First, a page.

Please Don't Fall!

Written by HAWA Provider Mary Rempert BSN, RN

Written by HAWA Provider Mary Rempert BSN, RN

Falls are dangerous at any age but for older adults they can be especially troublesome - they can lead to broken bones or more serious issues. Some of the causes for falls in the elderly may be poor balance and reflexes. Other reasons may be medications causing dizziness, vision difficulties, and medical diseases including low blood pressure, diabetes and neuropathy.

Prevention can be key to preventing falls, or at best, preventing complications of a fall. Regular physical check-ups including eye exams are a must. Regular exercise will strengthen muscles, improve balance and keep bones strong. Even diet can be a part of fall safety by consuming adequate amounts of calcium and Vitamin D to decrease the chance of breaking a bone, in the event of a fall.

Below are ideas and suggestions for keeping a safe home.

Consider potential tripping hazards:

  1. Remove loose wires or cords from areas you walk through to get from one room to another.

  2. Avoid placing throw rugs at the top or bottom of stairways.

  3. If possible remove any loose throw rugs. Or secure throw rugs and loose carpet with non-skid or double sided tape to prevent slippage.

  4. Be aware of all pets. Use bells on your pet’s collar to help you keep track of where they are.

  5. Fix any uneven flooring in doorways.

  6. Place contrasting color strips on first and last steps.

  7. Never leave objects on stairs.

  8. Be aware of uneven sidewalks and driveways and walk slowly on them. Keep your eyes down to watch carefully as you go over curbs!

Good lighting will decrease fall risks.

  1. Replace burned out light bulbs, immediately.

  2. Use adequate lighting in potentially dark areas.

  3. Make sure a bedside light is easy to reach. Having a flashlight with good batteries at your bedside is a good idea too!

  4. Install night lights in the bedroom and bathroom.

  5. Install light switches that glow in the dark.

Stay safe in the bathroom.

  1. Put hand rails in the bathtub or shower and next to the toilet.

  2. Place a slip-proof mat in the bathtub or shower.

  3. If possible, sit on a bath chair or bench when taking a shower.

  4. Use a non-skid bath mat outside the tub for firm footing.

  5. Keep the floor outside the tub or shower dry.

  6. Raise the toilet seat or buy an elevated toilet seat to place over your existing toilet.

Home Safety

  1. Re-organize so things are easier to reach. Keep a cordless or cell phone with you at all times so you have it when you need to make or receive calls. Having that phone right there in event of a fall is especially important!

  2. Keep all rooms and especially floors, clear of clutter.

  3. DO NOT stand on chairs to reach things. When using a stepladder be sure it is fully opened and both spreaders are fully locked. If possible, use a stepladder with a bar, offering a hand hold.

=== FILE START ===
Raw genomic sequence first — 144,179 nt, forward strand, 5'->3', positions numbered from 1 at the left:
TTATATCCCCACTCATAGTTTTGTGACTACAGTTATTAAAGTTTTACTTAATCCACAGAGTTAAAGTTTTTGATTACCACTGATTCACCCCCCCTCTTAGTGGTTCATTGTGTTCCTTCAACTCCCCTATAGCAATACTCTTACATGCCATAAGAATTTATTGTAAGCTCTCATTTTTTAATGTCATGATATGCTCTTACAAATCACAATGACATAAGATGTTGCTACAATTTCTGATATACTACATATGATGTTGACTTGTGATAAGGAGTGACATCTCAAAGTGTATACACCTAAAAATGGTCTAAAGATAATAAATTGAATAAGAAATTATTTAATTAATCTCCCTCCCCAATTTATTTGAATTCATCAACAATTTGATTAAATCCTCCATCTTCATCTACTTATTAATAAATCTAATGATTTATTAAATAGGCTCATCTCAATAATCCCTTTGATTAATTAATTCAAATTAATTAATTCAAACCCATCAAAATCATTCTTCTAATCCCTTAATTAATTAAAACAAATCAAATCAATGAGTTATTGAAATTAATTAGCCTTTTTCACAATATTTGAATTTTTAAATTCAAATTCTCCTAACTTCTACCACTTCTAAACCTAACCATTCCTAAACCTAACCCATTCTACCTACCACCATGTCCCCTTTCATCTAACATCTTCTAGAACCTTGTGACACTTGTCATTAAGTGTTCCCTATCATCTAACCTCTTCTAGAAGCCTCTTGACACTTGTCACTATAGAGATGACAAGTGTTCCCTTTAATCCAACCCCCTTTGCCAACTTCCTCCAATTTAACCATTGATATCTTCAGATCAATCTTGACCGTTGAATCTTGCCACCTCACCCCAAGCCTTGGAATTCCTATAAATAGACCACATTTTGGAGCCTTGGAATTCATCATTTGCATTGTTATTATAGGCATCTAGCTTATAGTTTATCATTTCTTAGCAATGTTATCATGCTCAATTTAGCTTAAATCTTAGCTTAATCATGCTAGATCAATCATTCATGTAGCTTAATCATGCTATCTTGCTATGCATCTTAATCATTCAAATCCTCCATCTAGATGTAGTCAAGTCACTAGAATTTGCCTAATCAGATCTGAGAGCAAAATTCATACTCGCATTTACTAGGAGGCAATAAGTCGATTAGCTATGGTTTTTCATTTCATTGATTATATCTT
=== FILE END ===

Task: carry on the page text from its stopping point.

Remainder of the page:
4. Ask your provider about a cane or walker. If you use a walker, attach a small basket to it to keep your phone and other important items in easy reach.

  5. When you walk or are moving from sitting to standing, avoid sudden movements or changes in position.

  6. Wear shoes with low heels that fit well. Rubber soles can help keep you from slipping.

  7. Stay away from water or ice on sidewalks.

  8. Have a bed that is low, so that your feet touch the floor when you sit on the edge of the bed.

  9. Identify community services that can provide assistance, such as 24-hour pharmacies and grocery stores that take orders over the phone and deliver. It is especially important to use these services in bad weather.

Questions for your doctor at your next visit:

  1. If you are experiencing dizziness ask if any of the medications you are taking has this as a potential side effect. If so, perhaps the dosage can be changed or a new medication prescribed. Medications that can be culprits in causing dizziness include blood pressure and heart medications, diuretics (water pills) and muscle relaxers or tranquilizers.

  2. If balance is an issue, ask your physician if a physical therapist might be able to help. Physical therapy might also be useful to strengthen arms to help you get up more easily from a chair.

  3. With a referral from your physician, an occupational therapist can visit your home to make recommendations to make your bathroom safer.

  4. If you notice changes in your vision make an appointment with your ophthalmologist as soon as possible.

  5. Let your doctor know if you have fallen or have nearly fallen. Talking through the circumstances around the fall or near fall can help identify safety issues to correct and prevent a fall in the future.

Remember, prevention is key!

Fall prevention is much easier than dealing with the possible consequences later. BE SAFE!

There is a wealth of information out there regarding falls and many other health issues - here's some to get you started!


Bathroom Safety - Adults

Exercises to Prevent Falls

Your Friend In Healthcare,

Mary Rempert, RN